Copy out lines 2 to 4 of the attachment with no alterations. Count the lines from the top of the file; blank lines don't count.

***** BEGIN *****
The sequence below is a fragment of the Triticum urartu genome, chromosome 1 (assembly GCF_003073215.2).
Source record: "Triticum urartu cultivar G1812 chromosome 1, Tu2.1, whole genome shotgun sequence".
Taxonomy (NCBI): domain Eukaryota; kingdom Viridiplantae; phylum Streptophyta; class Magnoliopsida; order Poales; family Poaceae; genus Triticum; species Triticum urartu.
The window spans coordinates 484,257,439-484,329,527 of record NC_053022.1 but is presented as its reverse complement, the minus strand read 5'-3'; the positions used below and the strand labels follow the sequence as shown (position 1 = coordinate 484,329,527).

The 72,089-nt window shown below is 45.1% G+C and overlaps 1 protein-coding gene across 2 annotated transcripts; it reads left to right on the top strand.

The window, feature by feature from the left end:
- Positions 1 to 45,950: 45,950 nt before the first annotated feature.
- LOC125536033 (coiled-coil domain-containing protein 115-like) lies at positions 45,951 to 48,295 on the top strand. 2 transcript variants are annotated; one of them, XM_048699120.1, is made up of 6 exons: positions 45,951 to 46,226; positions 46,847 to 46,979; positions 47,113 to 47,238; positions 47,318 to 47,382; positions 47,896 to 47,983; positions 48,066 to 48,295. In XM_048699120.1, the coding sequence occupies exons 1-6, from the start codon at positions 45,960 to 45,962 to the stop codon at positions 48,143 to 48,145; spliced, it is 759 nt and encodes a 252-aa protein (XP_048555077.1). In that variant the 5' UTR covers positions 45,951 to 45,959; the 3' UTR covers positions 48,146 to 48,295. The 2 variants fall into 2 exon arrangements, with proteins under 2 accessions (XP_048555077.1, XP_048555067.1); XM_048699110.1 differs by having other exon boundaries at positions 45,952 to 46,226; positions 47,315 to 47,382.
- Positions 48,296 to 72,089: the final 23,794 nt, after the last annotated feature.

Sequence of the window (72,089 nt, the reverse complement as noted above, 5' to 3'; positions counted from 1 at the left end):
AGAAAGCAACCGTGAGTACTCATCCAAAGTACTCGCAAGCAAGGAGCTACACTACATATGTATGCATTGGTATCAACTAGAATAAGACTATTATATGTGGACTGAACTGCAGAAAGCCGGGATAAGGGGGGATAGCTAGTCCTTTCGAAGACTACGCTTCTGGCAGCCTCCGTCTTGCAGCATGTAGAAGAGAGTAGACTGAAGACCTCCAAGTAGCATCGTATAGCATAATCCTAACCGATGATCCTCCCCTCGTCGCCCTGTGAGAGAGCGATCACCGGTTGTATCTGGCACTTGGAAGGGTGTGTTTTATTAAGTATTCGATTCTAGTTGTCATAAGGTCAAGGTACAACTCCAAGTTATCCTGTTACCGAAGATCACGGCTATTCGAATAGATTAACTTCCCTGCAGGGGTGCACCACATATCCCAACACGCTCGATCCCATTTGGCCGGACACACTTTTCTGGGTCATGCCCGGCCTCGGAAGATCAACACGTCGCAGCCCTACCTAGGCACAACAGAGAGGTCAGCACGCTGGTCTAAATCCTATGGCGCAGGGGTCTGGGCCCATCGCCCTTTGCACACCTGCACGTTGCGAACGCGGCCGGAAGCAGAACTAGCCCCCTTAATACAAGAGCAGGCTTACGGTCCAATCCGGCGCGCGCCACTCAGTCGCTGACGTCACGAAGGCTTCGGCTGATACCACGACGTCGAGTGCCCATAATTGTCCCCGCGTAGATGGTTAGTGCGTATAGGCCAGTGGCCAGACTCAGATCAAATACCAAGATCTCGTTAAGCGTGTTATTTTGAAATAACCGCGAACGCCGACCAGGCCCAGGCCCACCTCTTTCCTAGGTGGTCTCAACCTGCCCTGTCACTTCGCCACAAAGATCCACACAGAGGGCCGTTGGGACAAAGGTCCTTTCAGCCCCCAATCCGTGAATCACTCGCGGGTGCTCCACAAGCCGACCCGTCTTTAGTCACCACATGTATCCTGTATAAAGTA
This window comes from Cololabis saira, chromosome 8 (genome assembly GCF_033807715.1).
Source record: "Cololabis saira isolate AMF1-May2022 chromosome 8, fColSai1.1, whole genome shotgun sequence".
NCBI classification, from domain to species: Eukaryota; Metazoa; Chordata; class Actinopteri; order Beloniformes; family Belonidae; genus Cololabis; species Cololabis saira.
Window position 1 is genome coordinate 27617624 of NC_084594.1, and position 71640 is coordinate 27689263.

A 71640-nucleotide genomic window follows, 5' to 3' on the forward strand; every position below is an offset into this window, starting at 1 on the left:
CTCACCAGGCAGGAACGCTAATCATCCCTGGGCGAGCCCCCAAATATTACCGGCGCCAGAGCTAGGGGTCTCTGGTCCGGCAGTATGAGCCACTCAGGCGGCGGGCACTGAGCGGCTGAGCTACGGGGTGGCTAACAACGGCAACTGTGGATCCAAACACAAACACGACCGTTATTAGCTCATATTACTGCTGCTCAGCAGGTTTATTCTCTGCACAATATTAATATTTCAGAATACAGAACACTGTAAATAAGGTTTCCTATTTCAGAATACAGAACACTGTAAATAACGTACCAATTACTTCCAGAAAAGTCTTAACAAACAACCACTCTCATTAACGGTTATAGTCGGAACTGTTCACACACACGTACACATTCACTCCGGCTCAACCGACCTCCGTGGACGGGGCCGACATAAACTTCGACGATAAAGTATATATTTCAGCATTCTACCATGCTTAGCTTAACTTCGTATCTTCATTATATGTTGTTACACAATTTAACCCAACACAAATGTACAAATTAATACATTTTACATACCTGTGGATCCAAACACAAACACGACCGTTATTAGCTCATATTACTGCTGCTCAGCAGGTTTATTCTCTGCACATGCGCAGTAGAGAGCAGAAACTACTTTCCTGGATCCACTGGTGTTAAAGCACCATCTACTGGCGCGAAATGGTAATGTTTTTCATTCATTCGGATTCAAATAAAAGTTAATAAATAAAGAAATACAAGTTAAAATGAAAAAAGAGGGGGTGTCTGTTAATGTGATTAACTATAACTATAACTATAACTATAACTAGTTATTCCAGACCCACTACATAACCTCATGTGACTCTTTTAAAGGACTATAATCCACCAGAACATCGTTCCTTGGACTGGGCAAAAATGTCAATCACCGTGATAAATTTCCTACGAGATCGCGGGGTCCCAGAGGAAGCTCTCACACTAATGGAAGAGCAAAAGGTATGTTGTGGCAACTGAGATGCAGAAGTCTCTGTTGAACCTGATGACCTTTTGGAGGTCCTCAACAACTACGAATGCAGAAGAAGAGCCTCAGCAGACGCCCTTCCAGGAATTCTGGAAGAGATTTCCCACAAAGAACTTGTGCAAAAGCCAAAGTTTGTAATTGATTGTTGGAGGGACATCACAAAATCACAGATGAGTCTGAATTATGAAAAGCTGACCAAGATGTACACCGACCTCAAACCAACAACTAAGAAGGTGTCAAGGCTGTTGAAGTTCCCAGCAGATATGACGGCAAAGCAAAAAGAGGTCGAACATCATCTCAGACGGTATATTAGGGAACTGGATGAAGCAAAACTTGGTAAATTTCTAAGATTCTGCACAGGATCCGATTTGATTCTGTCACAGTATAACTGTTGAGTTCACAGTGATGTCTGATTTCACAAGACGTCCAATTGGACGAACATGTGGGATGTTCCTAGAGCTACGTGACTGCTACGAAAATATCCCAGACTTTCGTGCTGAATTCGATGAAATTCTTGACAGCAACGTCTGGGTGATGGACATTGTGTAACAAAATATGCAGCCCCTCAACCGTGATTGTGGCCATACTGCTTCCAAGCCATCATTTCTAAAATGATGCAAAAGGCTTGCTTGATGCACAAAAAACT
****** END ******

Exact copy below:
Source record: "Triticum urartu cultivar G1812 chromosome 1, Tu2.1, whole genome shotgun sequence".
Taxonomy (NCBI): domain Eukaryota; kingdom Viridiplantae; phylum Streptophyta; class Magnoliopsida; order Poales; family Poaceae; genus Triticum; species Triticum urartu.
The window spans coordinates 484,257,439-484,329,527 of record NC_053022.1 but is presented as its reverse complement, the minus strand read 5'-3'; the positions used below and the strand labels follow the sequence as shown (position 1 = coordinate 484,329,527).